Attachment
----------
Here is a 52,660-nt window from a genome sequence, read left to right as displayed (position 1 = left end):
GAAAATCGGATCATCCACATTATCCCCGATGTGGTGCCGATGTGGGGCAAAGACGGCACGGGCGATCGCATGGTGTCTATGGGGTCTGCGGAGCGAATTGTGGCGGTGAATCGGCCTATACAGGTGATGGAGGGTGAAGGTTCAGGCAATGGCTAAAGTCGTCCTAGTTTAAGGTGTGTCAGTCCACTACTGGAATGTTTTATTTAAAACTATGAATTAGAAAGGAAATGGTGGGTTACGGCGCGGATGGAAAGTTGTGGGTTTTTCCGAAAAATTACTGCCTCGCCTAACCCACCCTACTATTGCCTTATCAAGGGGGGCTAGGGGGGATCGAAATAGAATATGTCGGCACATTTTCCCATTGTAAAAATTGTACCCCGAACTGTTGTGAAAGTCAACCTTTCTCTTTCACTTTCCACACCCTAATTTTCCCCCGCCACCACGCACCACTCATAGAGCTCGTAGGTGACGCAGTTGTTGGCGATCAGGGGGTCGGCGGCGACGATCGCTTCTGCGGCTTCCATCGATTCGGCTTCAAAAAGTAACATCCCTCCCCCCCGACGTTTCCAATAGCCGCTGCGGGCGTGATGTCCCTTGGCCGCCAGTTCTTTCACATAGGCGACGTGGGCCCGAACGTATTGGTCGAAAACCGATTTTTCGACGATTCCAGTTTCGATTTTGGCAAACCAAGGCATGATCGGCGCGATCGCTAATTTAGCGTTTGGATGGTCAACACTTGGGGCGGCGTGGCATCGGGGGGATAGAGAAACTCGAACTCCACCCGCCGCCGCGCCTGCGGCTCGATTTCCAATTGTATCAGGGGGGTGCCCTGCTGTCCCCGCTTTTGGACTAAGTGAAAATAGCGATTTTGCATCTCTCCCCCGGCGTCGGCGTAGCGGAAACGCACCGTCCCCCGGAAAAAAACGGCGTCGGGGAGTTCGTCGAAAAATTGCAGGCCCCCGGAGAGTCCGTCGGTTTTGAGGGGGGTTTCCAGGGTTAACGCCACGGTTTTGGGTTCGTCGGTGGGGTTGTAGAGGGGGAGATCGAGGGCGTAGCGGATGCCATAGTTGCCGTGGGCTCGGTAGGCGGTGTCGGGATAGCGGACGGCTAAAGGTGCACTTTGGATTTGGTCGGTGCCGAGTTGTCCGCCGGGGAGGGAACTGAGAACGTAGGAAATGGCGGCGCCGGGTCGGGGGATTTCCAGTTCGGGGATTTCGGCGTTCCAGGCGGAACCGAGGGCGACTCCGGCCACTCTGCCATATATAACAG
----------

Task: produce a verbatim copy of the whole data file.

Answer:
Here is a 52,660-nt window from a genome sequence, read left to right as displayed (position 1 = left end):
GAAAATCGGATCATCCACATTATCCCCGATGTGGTGCCGATGTGGGGCAAAGACGGCACGGGCGATCGCATGGTGTCTATGGGGTCTGCGGAGCGAATTGTGGCGGTGAATCGGCCTATACAGGTGATGGAGGGTGAAGGTTCAGGCAATGGCTAAAGTCGTCCTAGTTTAAGGTGTGTCAGTCCACTACTGGAATGTTTTATTTAAAACTATGAATTAGAAAGGAAATGGTGGGTTACGGCGCGGATGGAAAGTTGTGGGTTTTTCCGAAAAATTACTGCCTCGCCTAACCCACCCTACTATTGCCTTATCAAGGGGGGCTAGGGGGGATCGAAATAGAATATGTCGGCACATTTTCCCATTGTAAAAATTGTACCCCGAACTGTTGTGAAAGTCAACCTTTCTCTTTCACTTTCCACACCCTAATTTTCCCCCGCCACCACGCACCACTCATAGAGCTCGTAGGTGACGCAGTTGTTGGCGATCAGGGGGTCGGCGGCGACGATCGCTTCTGCGGCTTCCATCGATTCGGCTTCAAAAAGTAACATCCCTCCCCCCCGACGTTTCCAATAGCCGCTGCGGGCGTGATGTCCCTTGGCCGCCAGTTCTTTCACATAGGCGACGTGGGCCCGAACGTATTGGTCGAAAACCGATTTTTCGACGATTCCAGTTTCGATTTTGGCAAACCAAGGCATGATCGGCGCGATCGCTAATTTAGCGTTTGGATGGTCAACACTTGGGGCGGCGTGGCATCGGGGGGATAGAGAAACTCGAACTCCACCCGCCGCCGCGCCTGCGGCTCGATTTCCAATTGTATCAGGGGGGTGCCCTGCTGTCCCCGCTTTTGGACTAAGTGAAAATAGCGATTTTGCATCTCTCCCCCGGCGTCGGCGTAGCGGAAACGCACCGTCCCCCGGAAAAAAACGGCGTCGGGGAGTTCGTCGAAAAATTGCAGGCCCCCGGAGAGTCCGTCGGTTTTGAGGGGGGTTTCCAGGGTTAACGCCACGGTTTTGGGTTCGTCGGTGGGGTTGTAGAGGGGGAGATCGAGGGCGTAGCGGATGCCATAGTTGCCGTGGGCTCGGTAGGCGGTGTCGGGATAGCGGACGGCTAAAGGTGCACTTTGGATTTGGTCGGTGCCGAGTTGTCCGCCGGGGAGGGAACTGAGAACGTAGGAAATGGCGGCGCCGGGTCGGGGGATTTCCAGTTCGGGGATTTCGGCGTTCCAGGCGGAACCGAGGGCGACTCCGGCCACTCTGCCATATATAACAG